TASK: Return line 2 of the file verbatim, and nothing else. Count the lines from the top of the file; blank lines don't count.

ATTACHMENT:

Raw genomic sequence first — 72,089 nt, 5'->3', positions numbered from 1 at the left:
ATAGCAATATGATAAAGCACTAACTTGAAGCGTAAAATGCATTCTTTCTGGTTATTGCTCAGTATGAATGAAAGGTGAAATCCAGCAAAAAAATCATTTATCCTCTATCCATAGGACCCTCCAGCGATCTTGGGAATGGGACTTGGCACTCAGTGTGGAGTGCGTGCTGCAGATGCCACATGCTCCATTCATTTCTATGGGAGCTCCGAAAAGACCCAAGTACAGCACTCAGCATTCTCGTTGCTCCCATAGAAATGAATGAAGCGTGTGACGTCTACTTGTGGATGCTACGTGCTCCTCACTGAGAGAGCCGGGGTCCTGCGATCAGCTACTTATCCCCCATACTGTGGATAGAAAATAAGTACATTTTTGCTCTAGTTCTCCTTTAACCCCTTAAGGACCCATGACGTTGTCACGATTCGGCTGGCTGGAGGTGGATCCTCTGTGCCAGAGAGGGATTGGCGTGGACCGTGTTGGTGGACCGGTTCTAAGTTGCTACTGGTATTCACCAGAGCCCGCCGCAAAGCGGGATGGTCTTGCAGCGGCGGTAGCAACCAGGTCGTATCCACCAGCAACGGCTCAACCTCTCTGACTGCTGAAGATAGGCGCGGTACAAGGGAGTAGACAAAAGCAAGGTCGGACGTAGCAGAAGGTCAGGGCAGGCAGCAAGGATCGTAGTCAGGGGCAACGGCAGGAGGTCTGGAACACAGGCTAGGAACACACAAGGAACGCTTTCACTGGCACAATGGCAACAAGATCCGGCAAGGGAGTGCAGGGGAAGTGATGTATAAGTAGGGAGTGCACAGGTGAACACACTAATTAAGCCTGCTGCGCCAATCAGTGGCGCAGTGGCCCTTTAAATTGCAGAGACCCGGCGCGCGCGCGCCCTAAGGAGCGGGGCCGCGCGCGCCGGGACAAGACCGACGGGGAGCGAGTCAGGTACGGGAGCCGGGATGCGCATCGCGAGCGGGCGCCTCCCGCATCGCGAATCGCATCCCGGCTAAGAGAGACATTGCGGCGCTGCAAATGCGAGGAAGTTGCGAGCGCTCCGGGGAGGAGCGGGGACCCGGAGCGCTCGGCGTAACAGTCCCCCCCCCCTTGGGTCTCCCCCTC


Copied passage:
ATAGCAATATGATAAAGCACTAACTTGAAGCGTAAAATGCATTCTTTCTGGTTATTGCTCAGTATGAATGAAAGGTGAAATCCAGCAAAAAAATCATTTATCCTCTATCCATAGGACCCTCCAGCGATCTTGGGAATGGGACTTGGCACTCAGTGTGGAGTGCGTGCTGCAGATGCCACATGCTCCATTCATTTCTATGGGAGCTCCGAAAAGACCCAAGTACAGCACTCAGCATTCTCGTTGCTCCCATAGAAATGAATGAAGCGTGTGACGTCTACTTGTGGATGCTACGTGCTCCTCACTGAGAGAGCCGGGGTCCTGCGATCAGCTACTTATCCCCCATACTGTGGATAGAAAATAAGTACATTTTTGCTCTAGTTCTCCTTTAACCCCTTAAGGACCCATGACGTTGTCACGATTCGGCTGGCTGGAGGTGGATCCTCTGTGCCAGAGAGGGATTGGCGTGGACCGTGTTGGTGGACCGGTTCTAAGTTGCTACTGGTATTCACCAGAGCCCGCCGCAAAGCGGGATGGTCTTGCAGCGGCGGTAGCAACCAGGTCGTATCCACCAGCAACGGCTCAACCTCTCTGACTGCTGAAGATAGGCGCGGTACAAGGGAGTAGACAAAAGCAAGGTCGGACGTAGCAGAAGGTCAGGGCAGGCAGCAAGGATCGTAGTCAGGGGCAACGGCAGGAGGTCTGGAACACAGGCTAGGAACACACAAGGAACGCTTTCACTGGCACAATGGCAACAAGATCCGGCAAGGGAGTGCAGGGGAAGTGATGTATAAGTAGGGAGTGCACAGGTGAACACACTAATTAAGCCTGCTGCGCCAATCAGTGGCGCAGTGGCCCTTTAAATTGCAGAGACCCGGCGCGCGCGCGCCCTAAGGAGCGGGGCCGCGCGCGCCGGGACAAGACCGACGGGGAGCGAGTCAGGTACGGGAGCCGGGATGCGCATCGCGAGCGGGCGCCTCCCGCATCGCGAATCGCATCCCGGCTAAGAGAGACATTGCGGCGCTGCAAATGCGAGGAAGTTGCGAGCGCTCCGGGGAGGAGCGGGGACCCGGAGCGCTCGGCGTAACAGTCCCCCCCCCCTTGGGTCTCCCCCTC